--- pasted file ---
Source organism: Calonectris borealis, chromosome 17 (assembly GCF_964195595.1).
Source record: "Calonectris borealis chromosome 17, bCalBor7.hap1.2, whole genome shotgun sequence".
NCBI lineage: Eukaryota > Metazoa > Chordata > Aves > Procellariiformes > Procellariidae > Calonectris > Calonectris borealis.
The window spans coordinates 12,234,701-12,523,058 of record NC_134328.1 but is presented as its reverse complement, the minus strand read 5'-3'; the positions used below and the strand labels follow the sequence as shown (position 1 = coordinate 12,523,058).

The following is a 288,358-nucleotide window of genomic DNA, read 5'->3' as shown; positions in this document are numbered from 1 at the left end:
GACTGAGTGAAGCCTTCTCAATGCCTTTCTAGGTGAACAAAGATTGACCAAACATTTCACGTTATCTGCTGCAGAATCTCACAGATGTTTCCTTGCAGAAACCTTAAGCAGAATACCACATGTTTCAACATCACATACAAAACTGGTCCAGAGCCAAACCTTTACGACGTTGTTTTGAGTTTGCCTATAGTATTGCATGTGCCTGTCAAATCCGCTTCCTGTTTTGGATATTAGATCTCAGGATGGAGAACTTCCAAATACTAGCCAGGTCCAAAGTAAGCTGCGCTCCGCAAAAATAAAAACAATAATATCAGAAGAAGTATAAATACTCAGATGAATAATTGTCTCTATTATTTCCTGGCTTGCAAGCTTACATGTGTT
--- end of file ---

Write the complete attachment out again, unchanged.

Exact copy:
Source organism: Calonectris borealis, chromosome 17 (assembly GCF_964195595.1).
Source record: "Calonectris borealis chromosome 17, bCalBor7.hap1.2, whole genome shotgun sequence".
NCBI lineage: Eukaryota > Metazoa > Chordata > Aves > Procellariiformes > Procellariidae > Calonectris > Calonectris borealis.
The window spans coordinates 12,234,701-12,523,058 of record NC_134328.1 but is presented as its reverse complement, the minus strand read 5'-3'; the positions used below and the strand labels follow the sequence as shown (position 1 = coordinate 12,523,058).

The following is a 288,358-nucleotide window of genomic DNA, read 5'->3' as shown; positions in this document are numbered from 1 at the left end:
GACTGAGTGAAGCCTTCTCAATGCCTTTCTAGGTGAACAAAGATTGACCAAACATTTCACGTTATCTGCTGCAGAATCTCACAGATGTTTCCTTGCAGAAACCTTAAGCAGAATACCACATGTTTCAACATCACATACAAAACTGGTCCAGAGCCAAACCTTTACGACGTTGTTTTGAGTTTGCCTATAGTATTGCATGTGCCTGTCAAATCCGCTTCCTGTTTTGGATATTAGATCTCAGGATGGAGAACTTCCAAATACTAGCCAGGTCCAAAGTAAGCTGCGCTCCGCAAAAATAAAAACAATAATATCAGAAGAAGTATAAATACTCAGATGAATAATTGTCTCTATTATTTCCTGGCTTGCAAGCTTACATGTGTT